The Sharing Economy Gets Dressed Up with Rent the Runway
BY CJ HIMBERG // PHOTOS BY HENRY HUNG
We’ve heard of cars going from zero to 60, but taking a company from zero to four million members in four years is a feat many entrepreneurs only dream about. With Rent the Runway, two Harvard MBAs achieved this major milestone, and in the process revolutionized the apparel game for women with “nothing to wear.” The story starts with two Jennifers, Fleiss and Hyman, who met in Cambridge and today, head a rapidly growing business that empowers women to be fashionably (and financially) forward. Rent the Runway members get access to designer dresses and return them after their event, cutting down on both cost and closet clutter.
Jenny Fleiss, co-founder of Rent the Runway, makes the tough calls at the Henri Bendel showroom.
Co-founder Jenny Fleiss spoke with us about how sharing-economy pioneers like Zipcar paved the way, how customer insights help them provide a “Cinderella experience,” and why exposure for designers is key to making the business thrive.
Zipcar: Where did you find the inspiration for Rent the Runway?
Jenny: We launched in November 2009 and the idea was really about leveraging the insight that while women always want new fun dresses to wear, it doesn’t always make sense to make the investment for a few reasons. First, we found that Facebook really ruined the repeat dress. With social media, women feel more pressure not to wear the same dress more than once. Second, women want dresses that are trendy or bright, but those are the dresses that usually get hung up in the closet and never worn again. Third, borrowing a dress is much more practical and cost-effective than buying new ones all the time. Overall the idea was to provide a solution for women who want to be savvy without sacrificing fashion and without worrying about being caught repeat-wearing on social media. So it makes sense on many levels to provide dresses on a rental basis.
Back at Rent the Runway HQ, the hair and makeup team make a model picture-perfect for her close-up.
Was it difficult to get people, especially designers, onboard with the idea of sharing dresses?
We definitely had some resistance early on from members and designers. Initially, people put a lot of trust in us operationally to provide quality, clean dresses on a rental basis. Now, the brand we’ve built is a huge part of solving that hesitation. Both consumers and designers were certainly more comfortable with the shared economy because of the rising trend.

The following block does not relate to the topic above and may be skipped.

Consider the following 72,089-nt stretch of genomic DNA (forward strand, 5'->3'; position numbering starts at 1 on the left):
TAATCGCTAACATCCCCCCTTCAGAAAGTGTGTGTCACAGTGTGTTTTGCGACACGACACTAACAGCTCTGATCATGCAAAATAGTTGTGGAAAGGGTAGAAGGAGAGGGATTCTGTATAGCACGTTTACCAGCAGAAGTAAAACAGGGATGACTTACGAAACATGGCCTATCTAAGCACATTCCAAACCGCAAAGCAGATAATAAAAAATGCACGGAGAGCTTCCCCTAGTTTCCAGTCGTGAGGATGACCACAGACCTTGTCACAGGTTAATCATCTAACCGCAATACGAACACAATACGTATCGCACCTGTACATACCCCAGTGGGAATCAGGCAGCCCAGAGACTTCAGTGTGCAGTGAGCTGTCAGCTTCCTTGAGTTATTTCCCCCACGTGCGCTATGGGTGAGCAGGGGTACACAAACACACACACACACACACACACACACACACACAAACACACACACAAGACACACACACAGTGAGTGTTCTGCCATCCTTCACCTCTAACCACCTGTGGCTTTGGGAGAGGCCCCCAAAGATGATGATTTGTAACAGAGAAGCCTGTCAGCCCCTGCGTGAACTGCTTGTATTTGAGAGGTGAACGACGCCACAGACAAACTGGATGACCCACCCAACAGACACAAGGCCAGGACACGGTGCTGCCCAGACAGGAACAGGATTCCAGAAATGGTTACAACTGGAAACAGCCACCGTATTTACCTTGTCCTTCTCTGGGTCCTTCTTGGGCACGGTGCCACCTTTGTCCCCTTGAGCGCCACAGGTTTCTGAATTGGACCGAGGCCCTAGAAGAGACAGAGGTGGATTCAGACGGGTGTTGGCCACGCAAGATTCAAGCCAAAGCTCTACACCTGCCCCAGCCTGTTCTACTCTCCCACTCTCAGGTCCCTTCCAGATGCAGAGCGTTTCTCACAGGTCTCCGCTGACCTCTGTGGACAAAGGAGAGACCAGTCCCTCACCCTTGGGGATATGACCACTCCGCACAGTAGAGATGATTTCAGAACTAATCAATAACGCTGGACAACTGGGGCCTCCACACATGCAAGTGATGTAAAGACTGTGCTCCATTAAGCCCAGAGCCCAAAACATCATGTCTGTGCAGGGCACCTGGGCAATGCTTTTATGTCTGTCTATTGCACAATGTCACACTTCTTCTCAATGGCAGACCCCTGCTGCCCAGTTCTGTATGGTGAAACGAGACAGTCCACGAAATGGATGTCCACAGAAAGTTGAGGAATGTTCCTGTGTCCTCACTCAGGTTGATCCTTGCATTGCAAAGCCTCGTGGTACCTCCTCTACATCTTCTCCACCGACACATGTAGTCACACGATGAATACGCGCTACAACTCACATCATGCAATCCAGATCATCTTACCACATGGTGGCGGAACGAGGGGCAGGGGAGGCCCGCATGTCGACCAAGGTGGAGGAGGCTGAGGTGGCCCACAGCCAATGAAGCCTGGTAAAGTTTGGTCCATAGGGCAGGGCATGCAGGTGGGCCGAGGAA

What’s your take on the trend of businesses capitalizing on sharing?
There’s a lot of growth in the space. Music is big, of course there’s Netflix, and then there’s textbooks and books. I think retail has been the slowest responder to capitalizing on the benefits of the shared economy. There are some lines that can’t be crossed for clothing—investment pieces or intimate pieces. It makes sense to own your own black blazer that you wear hundreds of times.
Stylists set up the shot while a model waits patiently (left). Looks like we got the shot (right)!
At Zipcar, we obsess about the member experience and look to keep the member at the forefront of every decision. How do you make sure your members have the best experience?
Our customer service team is actually called customer insights. They’re not just speaking to our customers; they’re listening to the feedback and using those insights to really drive the evolution of our business. This is really important because the customer desire we’re looking to satisfy goes beyond having the best dresses, it’s about giving people that celebrity experience. Our styling team is also a huge part of helping our consumers achieve that by helping them put their look together. We also sell extra pieces to help complete the outfit like stockings, underwear, bras, and makeup. We’re constantly looking at other things that could further enhance the experience.
The real stars of the show sparkle and shine from the accessory table.
Can you speak to the visibility that designers get with women and how that has helped them?
Women in their twenties aren’t typically buying from designers featured on our site. What we’re doing is giving them a taste of a designer that before they could only window shop. They get to know how the dresses fit, they get compliments all night, and they develop an affinity for the brand. We’re always adding new designers and working with our members to find out who they want to wear next.
Any lessons you learned along the way that other young entrepreneurs could benefit from?
No doesn’t mean no, it means not right now. Persistence and perseverance is really important in entrepreneurship because there are a lot of highs and lows. Take every meeting. You never know where it will go or who will know who; it can lead to some amazing places you didn’t realize. Don’t be afraid of feedback. Talking about your idea helps get you a sense of how you need to adapt. Test your concept. By testing your product offering, you won’t waste time on a concept that doesn’t have legs. It’s a healthy way to check yourself and make sure there’s a demand for what you’re creating.
A model takes a breather while waiting to be called on-set.
What’s next for Rent the Runway?
We’re always adding new designers and listening to our consumers for what they want to see. It’s from their feedback that we were able to launch a great mobile app, which we’re still learning ways to make better, and create more physical interaction with the dresses through our showrooms.